It is believed that Dridex will continue to see more variations. “Given the same-day deployment and implementation of the ssl-pert[.]com domain on June 26th and a tendency to utilize randomly generated variables and URL directories, it is probable the actors behind this variant of Dridex will continue to change up indicators throughout the current campaign,” the report said. 

Initially the malware was delivered through a malicious document in an email; however, the different variations allow the macros to respond to different levels of employee engagement, according to the report. 

“Given email as the initial access point, employees are the first line of defense against this threat. Expect financial departments to be targeted by unsolicited invoices carrying malicious macros within. Some antivirus engines were able to detect (but not specify) the suspicious behavior. Given the rapid turnover of infrastructure and indicators, signature-based antivirus solutions will continue to have gaps throughout the Dridex campaign,” the report said.

Categories: Cyber Risk News

Client Data at Ford, TD Bank Exposed by Attunity

Fri, 06/28/2019 - 13:10
Client Data at Ford, TD Bank Exposed by Attunity

Another company charged with managing and safeguarding client data, Attunity, left client data files exposed on the internet, according to a June 27 report from UpGuard. The incident has reportedly impacted clients, including Ford and the TD Bank, whose customer information was publicly accessible. 

Researchers disclosed that three Amazon S3 buckets used by the data management company have now been secured. “Of those, one contained a large collection of internal business documents. The total size is uncertain, but the researcher downloaded a sample of about a terabyte in size, including 750 gigabytes of compressed email backups. Backups of employees’ OneDrive accounts were also present and spanned the wide range of information that employees need to perform their jobs: email correspondence, system passwords, sales and marketing contact information, project specifications, and more,” researchers wrote. 

This news comes on the heels of reports that Attunity had left a terabyte of data from Amazon Web Services exposed only a month ago. “In order to prevent putting yourself or your valued customers in a similar situation and making headlines for all the wrong reasons, it's vital that you integrate a comprehensive privileged account management (PAM) program into your security plan,” said Todd Peterson, security evangelist at One Identity.

Despite recommendations that companies change the default admin password on any system and implement a password vault, many organizations continue to have security issues that stem from misconfiguration.

“It’s no wonder that third-party risk has become the most significant cyber issue for organizations around the globe – lax understanding of third parties' security posture and practices is creating a massive weak spot for all organizations across all industries. Simply trusting business partners to do the right thing is irresponsible – companies need to do robust monitoring,” said Jake Olcott, VP at Bitsight.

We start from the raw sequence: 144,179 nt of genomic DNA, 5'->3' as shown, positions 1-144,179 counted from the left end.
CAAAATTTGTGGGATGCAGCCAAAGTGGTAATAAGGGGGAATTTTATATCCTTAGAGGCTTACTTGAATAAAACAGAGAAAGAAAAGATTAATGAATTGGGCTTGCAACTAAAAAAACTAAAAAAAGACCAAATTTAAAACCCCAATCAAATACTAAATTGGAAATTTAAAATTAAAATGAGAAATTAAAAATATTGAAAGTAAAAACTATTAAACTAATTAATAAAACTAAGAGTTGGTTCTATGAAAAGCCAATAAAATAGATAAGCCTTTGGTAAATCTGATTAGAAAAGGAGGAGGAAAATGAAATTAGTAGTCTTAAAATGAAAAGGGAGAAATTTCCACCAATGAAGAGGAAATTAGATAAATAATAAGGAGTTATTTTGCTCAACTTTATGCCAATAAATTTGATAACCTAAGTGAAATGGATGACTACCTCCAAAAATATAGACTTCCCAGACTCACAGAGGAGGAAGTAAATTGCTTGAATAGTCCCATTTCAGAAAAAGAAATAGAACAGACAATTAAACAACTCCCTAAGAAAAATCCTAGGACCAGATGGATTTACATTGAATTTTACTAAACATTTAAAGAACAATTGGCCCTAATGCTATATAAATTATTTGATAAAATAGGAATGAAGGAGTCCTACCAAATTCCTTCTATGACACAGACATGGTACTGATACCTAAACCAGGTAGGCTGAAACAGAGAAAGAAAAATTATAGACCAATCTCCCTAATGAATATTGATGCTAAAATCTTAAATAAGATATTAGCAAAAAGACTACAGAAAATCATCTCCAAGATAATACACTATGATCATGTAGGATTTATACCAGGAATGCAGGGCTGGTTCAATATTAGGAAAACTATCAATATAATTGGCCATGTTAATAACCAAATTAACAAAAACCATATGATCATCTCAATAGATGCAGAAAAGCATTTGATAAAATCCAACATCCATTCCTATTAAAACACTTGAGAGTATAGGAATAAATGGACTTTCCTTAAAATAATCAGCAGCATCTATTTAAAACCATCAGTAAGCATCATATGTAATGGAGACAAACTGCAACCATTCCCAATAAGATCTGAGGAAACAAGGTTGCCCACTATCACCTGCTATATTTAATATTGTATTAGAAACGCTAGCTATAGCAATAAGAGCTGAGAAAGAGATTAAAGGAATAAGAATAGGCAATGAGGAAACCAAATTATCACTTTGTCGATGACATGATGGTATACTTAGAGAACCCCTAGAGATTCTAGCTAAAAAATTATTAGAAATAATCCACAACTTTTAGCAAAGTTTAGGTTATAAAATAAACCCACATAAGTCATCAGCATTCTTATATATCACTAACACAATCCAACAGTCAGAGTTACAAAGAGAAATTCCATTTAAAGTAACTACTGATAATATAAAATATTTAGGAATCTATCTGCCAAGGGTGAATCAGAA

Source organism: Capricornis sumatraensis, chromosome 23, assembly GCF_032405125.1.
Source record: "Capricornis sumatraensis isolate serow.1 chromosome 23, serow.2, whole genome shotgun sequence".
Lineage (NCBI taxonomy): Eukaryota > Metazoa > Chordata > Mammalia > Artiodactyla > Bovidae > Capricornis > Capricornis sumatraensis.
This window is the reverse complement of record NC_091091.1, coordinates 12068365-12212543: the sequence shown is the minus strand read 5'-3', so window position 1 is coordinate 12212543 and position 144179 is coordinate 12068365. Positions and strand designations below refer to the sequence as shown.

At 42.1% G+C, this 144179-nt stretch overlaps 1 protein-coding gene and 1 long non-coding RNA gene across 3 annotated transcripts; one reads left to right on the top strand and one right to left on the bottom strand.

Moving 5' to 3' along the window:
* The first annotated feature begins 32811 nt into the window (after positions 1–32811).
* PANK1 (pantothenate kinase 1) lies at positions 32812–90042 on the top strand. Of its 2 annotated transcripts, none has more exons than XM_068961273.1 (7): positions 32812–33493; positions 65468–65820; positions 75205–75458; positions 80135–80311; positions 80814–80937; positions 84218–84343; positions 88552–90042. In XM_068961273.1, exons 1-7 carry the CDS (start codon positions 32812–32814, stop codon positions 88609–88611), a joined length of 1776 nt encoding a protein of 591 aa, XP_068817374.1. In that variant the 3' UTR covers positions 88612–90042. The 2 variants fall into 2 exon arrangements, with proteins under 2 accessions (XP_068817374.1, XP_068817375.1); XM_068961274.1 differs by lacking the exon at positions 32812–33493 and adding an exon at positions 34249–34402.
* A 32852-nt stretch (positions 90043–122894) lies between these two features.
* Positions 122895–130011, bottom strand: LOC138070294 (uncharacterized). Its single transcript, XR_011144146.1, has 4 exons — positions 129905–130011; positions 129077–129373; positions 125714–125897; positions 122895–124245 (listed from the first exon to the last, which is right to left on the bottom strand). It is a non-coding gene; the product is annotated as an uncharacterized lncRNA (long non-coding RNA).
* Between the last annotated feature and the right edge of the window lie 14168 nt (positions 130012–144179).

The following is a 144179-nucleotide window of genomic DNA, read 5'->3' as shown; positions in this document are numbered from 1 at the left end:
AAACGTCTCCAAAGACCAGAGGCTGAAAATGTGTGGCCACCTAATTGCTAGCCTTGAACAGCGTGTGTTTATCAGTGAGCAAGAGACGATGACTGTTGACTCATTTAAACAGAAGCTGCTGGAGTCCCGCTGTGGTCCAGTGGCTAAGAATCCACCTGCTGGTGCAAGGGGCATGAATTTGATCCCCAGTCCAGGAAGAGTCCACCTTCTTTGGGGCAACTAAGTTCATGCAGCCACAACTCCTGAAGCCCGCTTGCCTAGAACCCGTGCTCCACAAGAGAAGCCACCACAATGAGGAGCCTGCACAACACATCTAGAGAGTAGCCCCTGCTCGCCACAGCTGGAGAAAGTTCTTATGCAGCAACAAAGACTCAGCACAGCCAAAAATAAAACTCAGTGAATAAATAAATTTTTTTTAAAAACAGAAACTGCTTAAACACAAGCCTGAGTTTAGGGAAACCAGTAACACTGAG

Categories: Cyber Risk News

Attackers Hack PCM Inc. to Access to Client Files

Fri, 06/28/2019 - 12:44
Attackers Hack PCM Inc. to Access to Client Files

A US-based cloud solutions provider, PCM Inc., has experienced what KrebsOnSecurity called a “digital intrusion,” which enabled hackers to access the email and file-sharing systems of some of the company’s clients.  

“Sources say PCM discovered the intrusion in mid-May 2019. Those sources say the attackers stole administrative credentials that PCM uses to manage client accounts within Office 365, a cloud-based file and email sharing service run by Microsoft Corp,” Krebs wrote. 

Krebs said it is unclear whether there is a link between the Wipro compromise and this latest incident at PMC. "As a bystander, it does seem possible that both the Wipro and PCM compromises are connected. As for the connection to Cloud Hopper, it is not surprising that Chinese groups are attacking the ISPs and cloud providers,” said Jonathan Oliveira, cyber-threat intelligence analyst at Centripetal.

“The growing trend of targeting employees who work at cloud providers makes plenty of sense because why would an attacking group want to waste time and resources brute-forcing when employees statistically offer the best avenue of approach into a network? These employees are increasingly becoming high-value targets and, in most cases, do not realize how valuable they are to an attacker,” Oliveira said, adding that investing in technology does little to defend against human behaviors. 

Financially motivated attackers go after the lowest-hanging fruit, and it’s no surprise that cyber-criminals are exploiting attacks that will reward them with fast cash, said Kevin Gosschalk, CEO, Arkose Labs. 

“The lasting impact of this breach – like every data breach involving exposed PII and credentials – is not yet fully realized. Each breach empowers fraudsters with more ammunition to attack businesses in a highly targeted manner, and the large amount of exposed credentials on the dark web is responsible for the steady rise in account takeover attacks. Companies must make it a priority to secure their attack surface so hackers cannot extract economic reward from their company, and sensitive data is protected.”

The news raises concerns given that criminals have been more frequently targeting the cloud to use stolen passwords, API vulnerabilities or user misconfiguration and take over accounts, which gives them access to information as if they were an authorized user, thus bypassing all security controls, according to Pravin Kothari, CEO of CipherCloud.

"As more and more information, the crown jewels of business, migrate to the cloud, organizations just do not have the visibility and control that they had with their traditional enterprise security capabilities.  Businesses need to change their approach to security from network- and access-centric to data-centric,” Kothari said.